From the magazine: Well suited

From the magazine: Well suited

Alastair Dacey Adam Irish
Adam Irish (left) and Alastair Dacey at the Portsmouth Athenaeum. photo by Michael Winters

An artist and an antique dealer share friendship and fashion sense

Blazers play an important role in the friendship between Adam Irish and Alastair Dacey. But the way they met was not out of the ordinary.  “As I think 99.9 percent of Adam’s friendships begin, I was a prospective client,” Dacey says.

It was a smoking jacket that first lured the local painter into Old as Adam in downtown Portsmouth. The vintage clothing and antique store is owned by Irish, who happens to wear the same size as Dacey. According to Irish, it wasn’t long before Dacey started accusing him of keeping the best finds for himself.

“We have a longstanding dandy cold war of sorts in the menswear arms race,” Irish jokes. But really, he’s a good friend — the kind of friend who would give you one of his favorite possessions when you’ve lost everything.

This double-interview includes the story of how the gift of a coveted blazer brought them closer, and more about what Irish and Dacey love to wear and why.

Style Queue fall 2016 cover
Dacey (left) and Irish in the Reading Room at the Portsmouth Athenaeum. photo by Michael Winters

What is your occupation?

IRISH: I am an antiques and vintage clothing dealer. I own a store called Old as Adam on Ceres Street in downtown Portsmouth. I also deal privately and at shows. I’ve been doing it full-time for about six years. But really I have been dealing and collecting antiques since I was a kid.

DACEY: Fine art painter. Recent curating opportunities have whet my appetite for organizing on a larger scale.

How would you describe your personal style?

IRISH: Traditional with whimsy. I often think about how the past is like a foreign land and am fascinated with old things that now seem out of place. I like challenging the present with the past by wearing vintage clothing, but don’t always feel bold enough to do it. For instance, in college I wore crazy 1940s neckties every day. Although on a day-to-day basis I dress more conservatively now, wearing a tweed blazer and a necktie is fairly foreign to our time, with people wearing pajamas out in public these days.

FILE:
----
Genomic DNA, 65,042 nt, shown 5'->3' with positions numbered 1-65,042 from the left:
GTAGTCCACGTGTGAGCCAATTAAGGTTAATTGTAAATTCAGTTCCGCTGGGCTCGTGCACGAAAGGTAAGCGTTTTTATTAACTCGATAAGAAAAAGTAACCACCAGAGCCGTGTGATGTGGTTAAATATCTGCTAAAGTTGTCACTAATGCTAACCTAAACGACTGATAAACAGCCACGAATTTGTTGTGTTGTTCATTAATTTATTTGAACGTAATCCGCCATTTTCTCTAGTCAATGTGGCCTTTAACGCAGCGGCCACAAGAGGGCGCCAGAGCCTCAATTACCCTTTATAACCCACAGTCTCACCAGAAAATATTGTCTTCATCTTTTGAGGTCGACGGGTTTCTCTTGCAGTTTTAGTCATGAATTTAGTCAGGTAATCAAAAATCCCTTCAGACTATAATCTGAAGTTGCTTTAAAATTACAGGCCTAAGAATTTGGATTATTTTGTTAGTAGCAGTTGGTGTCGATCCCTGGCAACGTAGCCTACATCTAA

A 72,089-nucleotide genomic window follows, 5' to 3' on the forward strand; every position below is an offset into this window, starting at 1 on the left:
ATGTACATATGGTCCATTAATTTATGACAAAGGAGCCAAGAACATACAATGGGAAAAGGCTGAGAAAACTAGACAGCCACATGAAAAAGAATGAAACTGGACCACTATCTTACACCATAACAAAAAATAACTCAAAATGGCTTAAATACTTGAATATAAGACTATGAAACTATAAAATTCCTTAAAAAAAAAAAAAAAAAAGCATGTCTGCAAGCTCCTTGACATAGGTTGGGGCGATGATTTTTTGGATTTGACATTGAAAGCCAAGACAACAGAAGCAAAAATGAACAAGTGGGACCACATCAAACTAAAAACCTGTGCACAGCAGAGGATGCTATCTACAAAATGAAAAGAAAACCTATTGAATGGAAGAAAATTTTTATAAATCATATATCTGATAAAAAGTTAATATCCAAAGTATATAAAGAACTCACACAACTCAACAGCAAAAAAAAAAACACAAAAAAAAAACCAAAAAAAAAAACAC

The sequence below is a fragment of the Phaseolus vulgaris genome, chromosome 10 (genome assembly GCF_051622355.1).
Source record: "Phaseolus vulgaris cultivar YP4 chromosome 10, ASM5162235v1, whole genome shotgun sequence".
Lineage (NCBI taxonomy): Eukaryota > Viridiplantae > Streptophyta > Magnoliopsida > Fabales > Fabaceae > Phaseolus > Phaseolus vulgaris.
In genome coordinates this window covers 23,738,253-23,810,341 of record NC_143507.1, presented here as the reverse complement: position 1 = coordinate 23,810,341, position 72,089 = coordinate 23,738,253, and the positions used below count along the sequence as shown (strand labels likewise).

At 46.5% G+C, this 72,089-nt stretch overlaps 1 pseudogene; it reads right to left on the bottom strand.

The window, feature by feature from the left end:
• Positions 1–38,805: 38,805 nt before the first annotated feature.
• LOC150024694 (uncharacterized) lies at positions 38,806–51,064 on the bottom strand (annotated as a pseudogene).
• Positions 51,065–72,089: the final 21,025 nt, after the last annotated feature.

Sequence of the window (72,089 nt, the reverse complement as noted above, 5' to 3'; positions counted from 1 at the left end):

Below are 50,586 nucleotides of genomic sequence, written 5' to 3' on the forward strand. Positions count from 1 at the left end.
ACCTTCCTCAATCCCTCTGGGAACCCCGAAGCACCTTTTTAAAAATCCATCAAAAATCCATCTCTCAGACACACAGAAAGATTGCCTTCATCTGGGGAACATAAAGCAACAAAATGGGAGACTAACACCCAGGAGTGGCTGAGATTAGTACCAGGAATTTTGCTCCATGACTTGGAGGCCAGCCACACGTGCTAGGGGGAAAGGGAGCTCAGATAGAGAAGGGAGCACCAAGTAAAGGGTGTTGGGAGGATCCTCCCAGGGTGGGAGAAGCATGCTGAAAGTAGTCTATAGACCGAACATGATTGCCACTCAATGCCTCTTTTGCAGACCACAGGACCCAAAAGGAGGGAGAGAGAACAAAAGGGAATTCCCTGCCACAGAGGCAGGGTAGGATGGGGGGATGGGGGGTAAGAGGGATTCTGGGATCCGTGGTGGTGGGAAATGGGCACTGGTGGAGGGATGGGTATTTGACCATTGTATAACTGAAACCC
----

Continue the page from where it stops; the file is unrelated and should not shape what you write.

DACEY: Inspired confusion. I haven’t a clue, honestly. I approach dressing like a painting — what colors, values, and textures go with and in what proportion. Except I don’t like taking much time or effort, so I suppose my style reads as artful dishevelment.

Which actor would play you in a movie about your life?

IRISH: Without a doubt, Peter Sellers. He’s in that wonderful movie, “Being There,” which has always been a favorite of mine. It’s about a simple-minded fellow named Chance who is employed as a gardener by a wealthy older man. One day the wealthy old man dies and Chance is left alone in the mansion. Soon, Chance wanders out of the house in the old man’s clothes (an immaculate 1920s suit, hat, and cane) and enters a world that is totally foreign to him.

DACEY: I’ll shamelessly flatter myself and say a resurrected, 30-something Peter O’Toole, but I doubt very much he’d take the part.

Alastair Dacey Adam Irish
Dacey (seated) and Irish in the Old Library Room on the third floor of the Portsmouth Athenaeum. photo by Michael Winters

What are staples in your wardrobe?

IRISH: For fall, a sweater vest or cardigan, a good pair of wide wale cords, and a bow tie. I live in tweeds half the year. I love wool. It breathes. It’s versatile. You don’t need an additional jacket when you go outside. And neckties — I’ve always loved ties.

DACEY: Depends on the season. Sometimes I can’t go anywhere without a sweater vest and bowtie. Blazers I have a special fondness for; they are my purse with a lapel. Without them I’d have all that damn stuff bulging out of my pant pockets. Too much.